Ancient Sparta was, and still is, principally famed for its distinct warrior culture, the values of which are aptly exemplified by the almost legendary Battle of Thermopylae. Fought in 480 BC between 300,000 Persians under Xerxes I and 6,000 Greeks led by King Leonidas of Sparta, the involvement of 300 Spartan hoplites in the battle has been immortalised today in the form of films and fiction. The reality is no less impressive – the Spartan soldiers, despite being surrounded and heavily outnumbered, refused to retreat and killed 20,000 Persians before themselves being annihilated in a heroic last stand. Unique societies breed unique men. The extraordinary calibre of these hoplites can be seen in even better light in the context of their unusual yet successful political structure: the Spartan diarchy.
At the time of Thermopylae, Leonidas was not the only king of Sparta. Two kings from two different dynasties were sitting on the throne at once, the other being Leotychidas II. With two kings on the throne simultaneously, the Spartan diarchy is undoubtedly one of the most unique forms of rule to date, yet its success over the years remains undecided.
The origin of this diarchy is highly debated and exceedingly difficult to verify, but the most plausible story is that it was formed when smaller settlements merged into one, and the rulers of the two strongest settlements mutually agreed to share power when they merged.
The mythological interpretation of the genesis of the diarchy purports that it was concieved around 1100 BC with the post-Trojan War invasion of Lakedaimon by the Dorians (a warrior Greek tribe of the north) in which they overran the cities of the Peloponnese. These Dorians were ruled by exiled princes who claimed to be descendants of Herakles himself: brothers Kresphontes and Temenos, and Aristodemus, and Aristodemus’s twin sons: Eurysthenes and Prokles. Most of the Peloponnese was divided between them when their invasion was complete. The North East went to Temenos, Messenia went to Kresphontes, and Lakonia went to either Eurysthenes and Prokles or to their father, Aristodemos. This dispute of whether Aristodemos was alive for the Dorian invasion is where this myth is introduced.
The Lakedaimonians would have decreed that Aristodemus led them to their land and not his twin sons. However, following Aristodemus’s death, the Lakedaimonians wished to make his eldest son king, as was their custom. However, the two sons of Aristodemus were twins, thus they did not know which was the eldest. When they asked their mother, she lied, claiming she didn’t know which one was older, since she wanted both to become kings.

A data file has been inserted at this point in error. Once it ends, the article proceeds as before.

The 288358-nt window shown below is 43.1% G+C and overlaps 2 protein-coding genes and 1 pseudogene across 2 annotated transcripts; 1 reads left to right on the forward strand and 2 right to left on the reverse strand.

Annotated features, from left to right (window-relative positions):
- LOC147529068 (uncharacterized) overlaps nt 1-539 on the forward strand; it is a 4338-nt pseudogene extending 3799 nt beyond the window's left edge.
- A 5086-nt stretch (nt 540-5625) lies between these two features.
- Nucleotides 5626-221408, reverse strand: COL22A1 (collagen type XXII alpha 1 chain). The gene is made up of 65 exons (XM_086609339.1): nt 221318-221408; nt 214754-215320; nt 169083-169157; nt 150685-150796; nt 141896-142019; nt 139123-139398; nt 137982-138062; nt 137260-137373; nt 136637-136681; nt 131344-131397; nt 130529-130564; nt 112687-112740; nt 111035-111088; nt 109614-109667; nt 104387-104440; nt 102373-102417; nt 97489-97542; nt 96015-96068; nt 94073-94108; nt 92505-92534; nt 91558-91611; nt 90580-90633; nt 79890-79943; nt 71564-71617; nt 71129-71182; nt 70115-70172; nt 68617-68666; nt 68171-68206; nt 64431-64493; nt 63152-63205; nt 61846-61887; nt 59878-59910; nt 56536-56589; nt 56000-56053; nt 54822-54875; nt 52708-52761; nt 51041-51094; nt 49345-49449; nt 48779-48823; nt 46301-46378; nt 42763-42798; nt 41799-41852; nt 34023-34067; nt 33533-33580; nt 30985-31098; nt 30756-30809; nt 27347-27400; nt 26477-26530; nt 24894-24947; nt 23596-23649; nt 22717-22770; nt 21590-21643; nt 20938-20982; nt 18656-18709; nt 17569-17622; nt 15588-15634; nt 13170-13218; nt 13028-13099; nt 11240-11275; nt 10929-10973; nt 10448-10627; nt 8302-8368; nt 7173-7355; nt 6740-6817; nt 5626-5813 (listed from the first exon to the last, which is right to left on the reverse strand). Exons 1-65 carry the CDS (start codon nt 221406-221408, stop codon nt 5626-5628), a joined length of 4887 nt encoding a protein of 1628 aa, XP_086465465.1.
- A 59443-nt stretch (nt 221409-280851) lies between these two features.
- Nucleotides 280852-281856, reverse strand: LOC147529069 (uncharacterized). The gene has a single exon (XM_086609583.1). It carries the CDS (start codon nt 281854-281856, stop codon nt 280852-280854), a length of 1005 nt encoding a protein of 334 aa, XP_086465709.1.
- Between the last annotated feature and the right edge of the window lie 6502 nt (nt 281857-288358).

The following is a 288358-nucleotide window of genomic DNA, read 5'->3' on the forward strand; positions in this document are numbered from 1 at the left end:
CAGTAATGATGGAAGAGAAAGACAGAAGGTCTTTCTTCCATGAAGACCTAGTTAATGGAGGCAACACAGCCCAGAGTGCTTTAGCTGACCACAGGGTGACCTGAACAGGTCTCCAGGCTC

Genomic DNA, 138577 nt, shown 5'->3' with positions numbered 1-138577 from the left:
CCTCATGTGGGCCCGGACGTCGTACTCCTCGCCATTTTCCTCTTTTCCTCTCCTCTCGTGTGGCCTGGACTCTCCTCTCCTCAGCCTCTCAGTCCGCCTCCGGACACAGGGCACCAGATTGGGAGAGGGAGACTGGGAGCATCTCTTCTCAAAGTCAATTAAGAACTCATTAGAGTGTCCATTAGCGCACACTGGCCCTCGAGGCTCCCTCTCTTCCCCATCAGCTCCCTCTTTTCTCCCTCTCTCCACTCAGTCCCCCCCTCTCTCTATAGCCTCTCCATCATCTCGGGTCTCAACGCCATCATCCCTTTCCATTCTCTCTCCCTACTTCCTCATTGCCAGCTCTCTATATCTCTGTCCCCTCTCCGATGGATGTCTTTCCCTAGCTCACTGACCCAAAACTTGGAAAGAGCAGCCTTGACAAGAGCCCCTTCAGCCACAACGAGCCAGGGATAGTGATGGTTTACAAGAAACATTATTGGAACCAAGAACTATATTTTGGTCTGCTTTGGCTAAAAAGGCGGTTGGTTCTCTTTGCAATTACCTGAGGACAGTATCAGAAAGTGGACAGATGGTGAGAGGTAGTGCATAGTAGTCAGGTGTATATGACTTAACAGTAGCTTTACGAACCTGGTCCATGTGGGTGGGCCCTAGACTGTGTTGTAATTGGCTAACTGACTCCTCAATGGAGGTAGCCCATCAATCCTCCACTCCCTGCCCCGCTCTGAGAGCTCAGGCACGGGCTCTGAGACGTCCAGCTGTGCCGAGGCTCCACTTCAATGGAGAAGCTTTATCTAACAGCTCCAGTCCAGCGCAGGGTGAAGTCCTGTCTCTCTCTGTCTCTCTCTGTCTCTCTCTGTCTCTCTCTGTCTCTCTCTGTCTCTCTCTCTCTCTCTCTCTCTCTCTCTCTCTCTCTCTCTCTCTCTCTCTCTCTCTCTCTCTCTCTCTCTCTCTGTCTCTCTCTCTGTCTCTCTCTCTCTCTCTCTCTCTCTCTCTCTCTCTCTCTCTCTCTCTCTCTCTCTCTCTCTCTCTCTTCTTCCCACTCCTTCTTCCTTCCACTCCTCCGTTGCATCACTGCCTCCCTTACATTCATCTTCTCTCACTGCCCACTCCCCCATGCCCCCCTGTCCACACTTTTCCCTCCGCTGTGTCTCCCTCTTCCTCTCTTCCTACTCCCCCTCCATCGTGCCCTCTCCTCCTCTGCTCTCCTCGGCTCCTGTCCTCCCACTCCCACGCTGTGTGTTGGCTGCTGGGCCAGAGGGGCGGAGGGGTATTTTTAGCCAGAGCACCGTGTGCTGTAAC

The Lakedaimonians then consulted the oracle of Delphi, which advised them to make both sons king, but to give more privileges to the elder one, still failing to solve their main issue. Finally, a mysterious man from Messenia told the Lakedaimonians to watch the mother of the twins in order to see which child she fed and washed first. If this order was random, then she was telling the truth, and genuinely did not know which child was born first, but if she consistently fed and washed one before the other, then this was the older twin. The mother who, unaware, therefore fed and washed the older twin first, who was revealed to be Eurysthenes.
Therefore, one king of Ancient Sparta was descended from Eurysthenes, and the other from Prokles, with the line of Eurysthenes being more senior, but with both having equal power in principle. The dynasties were named the Agiads after Eurysthenes’s son, and the Eurypontids after Prokles’s grandson.
Sparta was an oligarchy, ruled by few, though with some elements of democracy. For example, all male citizens had an equal vote in the Ekklesia – the citizens’ assembly. This council voted on the selection of the Gerousia, the council of elders, who were 28 citizens over the age of 60, elected for life. The two kings were also part of this council, making the total 30. Additionally, the council voted on the selection of the most powerful individuals of Sparta, the Ephors, who were five people elected from the whole population for a one year term. These councils also decided civil and criminal cases.
The kings did not have absolute power, instead operating in such a way that one person, be it a king or an Ephor, could not gain excessive power. They were, at first, judicial, military and religious figures. The kings were the chief priests of the state, maintaining communication with the oracle of Delphi, whose judgements had great power in Spartan politics, as evidenced by the story of the origin of the diarchy.